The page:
• I didn't assign the OLED data lines to the PIC24's TFT driver, so I can't make use of it and drawing performance is less than what it could be.
  • Bluetooth 4.0 is untested
  • There are a few minor "bodges" on the PCB required to make it function correctly

Future (Rev 3)

I am working on a revision 3, which will fix all of the above issues and make the PCB much more compact! Stay tuned... (Subscribe to the RSS feed to keep up-to-date)

Firmware

The firmware is available on my github: jorticus/zeitgeber-firmware
You will need the MPLAB-X IDE, the XC16 free compiler, and the Microchip Application Framework.

Features:

  • Custom RTOS, with power saving
  • Custom graphics library, with anti-aliased text drawing
  • HID bootloader

Case before modificationCase before modification

Footnotes

All design files and source code is released under the OSHW License. ie. You may modify, distribute, and make the design, as long as you provide attribution.

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Face-Replace

Jul 15, 2014 programming, university, kinect

This is a fun project I did for my computer vision research project at the University of Canterbury. It uses the Kinect face-tracking library to replace a user's face with a custom face, which warps to match their expression.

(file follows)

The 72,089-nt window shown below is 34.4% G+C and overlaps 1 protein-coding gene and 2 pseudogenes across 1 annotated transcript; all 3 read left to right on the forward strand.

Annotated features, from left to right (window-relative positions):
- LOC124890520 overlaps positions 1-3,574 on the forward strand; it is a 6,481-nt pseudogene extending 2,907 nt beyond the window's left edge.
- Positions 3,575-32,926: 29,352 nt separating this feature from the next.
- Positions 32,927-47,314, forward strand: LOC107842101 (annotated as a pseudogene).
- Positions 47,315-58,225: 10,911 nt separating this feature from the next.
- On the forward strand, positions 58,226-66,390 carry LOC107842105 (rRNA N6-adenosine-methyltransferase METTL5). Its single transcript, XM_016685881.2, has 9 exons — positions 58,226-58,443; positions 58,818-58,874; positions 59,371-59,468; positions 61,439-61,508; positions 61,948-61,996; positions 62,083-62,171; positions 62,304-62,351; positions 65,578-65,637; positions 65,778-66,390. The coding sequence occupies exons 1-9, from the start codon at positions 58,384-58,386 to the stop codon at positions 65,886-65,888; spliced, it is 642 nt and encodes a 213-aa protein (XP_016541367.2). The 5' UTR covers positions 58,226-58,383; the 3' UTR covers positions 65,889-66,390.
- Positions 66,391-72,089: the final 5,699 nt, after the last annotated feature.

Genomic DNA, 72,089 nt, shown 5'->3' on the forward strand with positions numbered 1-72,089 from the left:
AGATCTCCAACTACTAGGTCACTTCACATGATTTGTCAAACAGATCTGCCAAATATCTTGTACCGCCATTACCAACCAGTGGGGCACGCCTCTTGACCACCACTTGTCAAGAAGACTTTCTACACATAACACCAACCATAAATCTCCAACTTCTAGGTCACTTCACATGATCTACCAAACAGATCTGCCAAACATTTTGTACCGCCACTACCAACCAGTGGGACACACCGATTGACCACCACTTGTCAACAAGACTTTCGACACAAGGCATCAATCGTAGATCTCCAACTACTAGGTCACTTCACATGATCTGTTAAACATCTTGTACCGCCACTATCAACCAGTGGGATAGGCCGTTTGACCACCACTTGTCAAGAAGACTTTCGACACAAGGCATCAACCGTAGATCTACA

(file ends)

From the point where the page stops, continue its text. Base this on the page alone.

It is written in C++ and includes a few GLSL shaders.

Download

A stand-alone version is available here if you want to try it out:

face-replace.zip (12MB)

You'll need to download the Microsoft Kinect SDK Runtime which installs the required device drivers for the Kinect. Alternatively you can use a different depth sensor, as long as it works with OpenNI2.

Compiling

I developed this project in Visual Studio 2013 (MSVC++ 12), but it should work in other versions provided you can compile the required libraries.

Before you can compile this, make sure you set up the following libraries:

Operation

The program performs the following steps:

  1. Capture RGB + Depth video frame
  2. Detect head pose and face features using Kinect SDK
  3. Deform the Candide-3 mesh to the given head pose and face features